Everest Records used a restored 1929 Steinway/Duo-Art piano to recreate de Pachmann’s ethereal pianissimo while capturing its sound with three calibrated AKG omnidirectional microphones feeding a Gauss Electrophysics “focused gap” recorder, allowing de Pachmann aficionados to experience the paper-roll master in audiophile-quality stereo. If this is not communing with immortals, what is?

THE AURIS NIRVANA HEADPHONE AMPLIFIER

Because most headphones employ sensitive, full-range drivers with high, flat impedances, a dozen volts, less than half an amp, and only a few watts will power any of them to 100dB sound pressure levels, at low distortion. We can drive them with low-power, single-ended tube amps without fear of clipping or excessive second-harmonic sauce. An amplifier like the single-ended Auris Nirvana headphone amplifier/preamplifier, which is specified (with optional 12AX7 driver) to produce a maximum of 6Wpc into 32 ohms, might accidentally fall asleep while driving the 32 ohms, 106dB/mW, Focal Stellia closed-back headphones. The Stellia have replaced Focal’s Clear as my new daily-driver reference headphones. For weeks, I’ve been using them to dream with Vladimir de Pachmann, Bob Marley, and Ennio Morricone.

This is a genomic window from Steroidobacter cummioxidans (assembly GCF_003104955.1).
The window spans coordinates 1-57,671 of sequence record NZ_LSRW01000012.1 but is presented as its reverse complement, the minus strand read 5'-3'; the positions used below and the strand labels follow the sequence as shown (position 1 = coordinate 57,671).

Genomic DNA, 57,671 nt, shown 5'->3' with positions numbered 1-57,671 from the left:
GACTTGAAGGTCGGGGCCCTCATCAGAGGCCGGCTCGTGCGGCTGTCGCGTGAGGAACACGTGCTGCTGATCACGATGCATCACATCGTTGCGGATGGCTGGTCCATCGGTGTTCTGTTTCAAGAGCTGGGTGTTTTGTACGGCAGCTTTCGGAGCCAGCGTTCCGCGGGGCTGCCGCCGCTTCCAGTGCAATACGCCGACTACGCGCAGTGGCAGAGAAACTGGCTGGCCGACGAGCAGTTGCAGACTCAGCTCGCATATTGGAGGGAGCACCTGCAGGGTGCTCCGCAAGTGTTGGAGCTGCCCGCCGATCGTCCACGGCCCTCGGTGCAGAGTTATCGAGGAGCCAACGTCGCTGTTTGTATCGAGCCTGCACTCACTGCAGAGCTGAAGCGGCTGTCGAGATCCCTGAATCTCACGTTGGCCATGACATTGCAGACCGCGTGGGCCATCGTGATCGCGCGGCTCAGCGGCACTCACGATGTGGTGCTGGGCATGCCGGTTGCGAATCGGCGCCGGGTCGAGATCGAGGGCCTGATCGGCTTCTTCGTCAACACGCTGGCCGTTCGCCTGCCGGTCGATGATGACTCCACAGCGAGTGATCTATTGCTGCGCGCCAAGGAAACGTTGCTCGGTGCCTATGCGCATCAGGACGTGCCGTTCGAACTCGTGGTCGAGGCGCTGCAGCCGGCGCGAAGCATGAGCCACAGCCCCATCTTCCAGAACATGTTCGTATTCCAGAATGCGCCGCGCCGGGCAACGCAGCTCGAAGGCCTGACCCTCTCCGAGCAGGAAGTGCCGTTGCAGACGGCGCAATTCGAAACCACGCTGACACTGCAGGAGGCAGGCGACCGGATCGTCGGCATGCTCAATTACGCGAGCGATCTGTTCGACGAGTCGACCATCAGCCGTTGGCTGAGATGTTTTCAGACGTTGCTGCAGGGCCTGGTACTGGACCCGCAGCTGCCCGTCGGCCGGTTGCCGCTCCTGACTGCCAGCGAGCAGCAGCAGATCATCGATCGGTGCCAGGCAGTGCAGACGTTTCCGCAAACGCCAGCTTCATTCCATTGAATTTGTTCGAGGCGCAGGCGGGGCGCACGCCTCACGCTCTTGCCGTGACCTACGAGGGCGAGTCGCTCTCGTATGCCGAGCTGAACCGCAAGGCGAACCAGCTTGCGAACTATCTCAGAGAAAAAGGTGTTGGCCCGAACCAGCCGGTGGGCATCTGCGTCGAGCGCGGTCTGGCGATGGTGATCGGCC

I wish you could all experience how naturally toned, corporeal, and exquisitely animated this 1967 Everest recording of that 1923 de Pachmann performance sounds. With the Auris Nirvana amp and Focal Stellia headphones, Chopin’s Op.28 Prelude seemed near-perfect, soundwise: clear, solid, three-dimensional, and engaging. The piano sounds I experienced with this combination felt like urgently coded messages, direct from Chopin and de Pachmann, speaking from another place and time.

What I am describing here is a haunting, solitary musical experience, one that would be easy to replicate in anybody’s home at way less than CEO prices. The Focal Stellia headphones (described below) cost $2990, and the Auris Nirvana amplifier costs $5799. I know, I know, my Dr. Feickert Blackbird turntable with Jelco TK-850L arm and Grado Aeon cartridge is not free—it’s about $17,000 including the Parasound JC 3+ phono stage—but the glories of its sound make it seem to me like a bargain to me.

With the Dr. Feickert record player spinning the Everest-Pachmann LP, the Auris tube amplifier drove the Focal Stellia closed-backs in a manner I would describe as straightforwardly neutral and well-controlled but also glowing and magical.

With the Abyss

Upping the ante—seeking an even higher high—I played that Chopin Prelude again, this time with the Auris amplifier powering my reference JPS Labs Abyss AB-1266 Phi TC headphones ($4995). All I achieved, compared to the Focal Stellia, was a more conspicuously open sound with a bit more solidity and more scintillating transparency. With the 47 ohm, 88dB/mW Abyss Phi TC, the Nirvana amplifier displayed dark, silent transparency and a restrained sense of force and density. I was in awe of how microscopically detailed the Aeon (Dr. Feickert)-Nirvana-Abyss partnering was.

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October 2020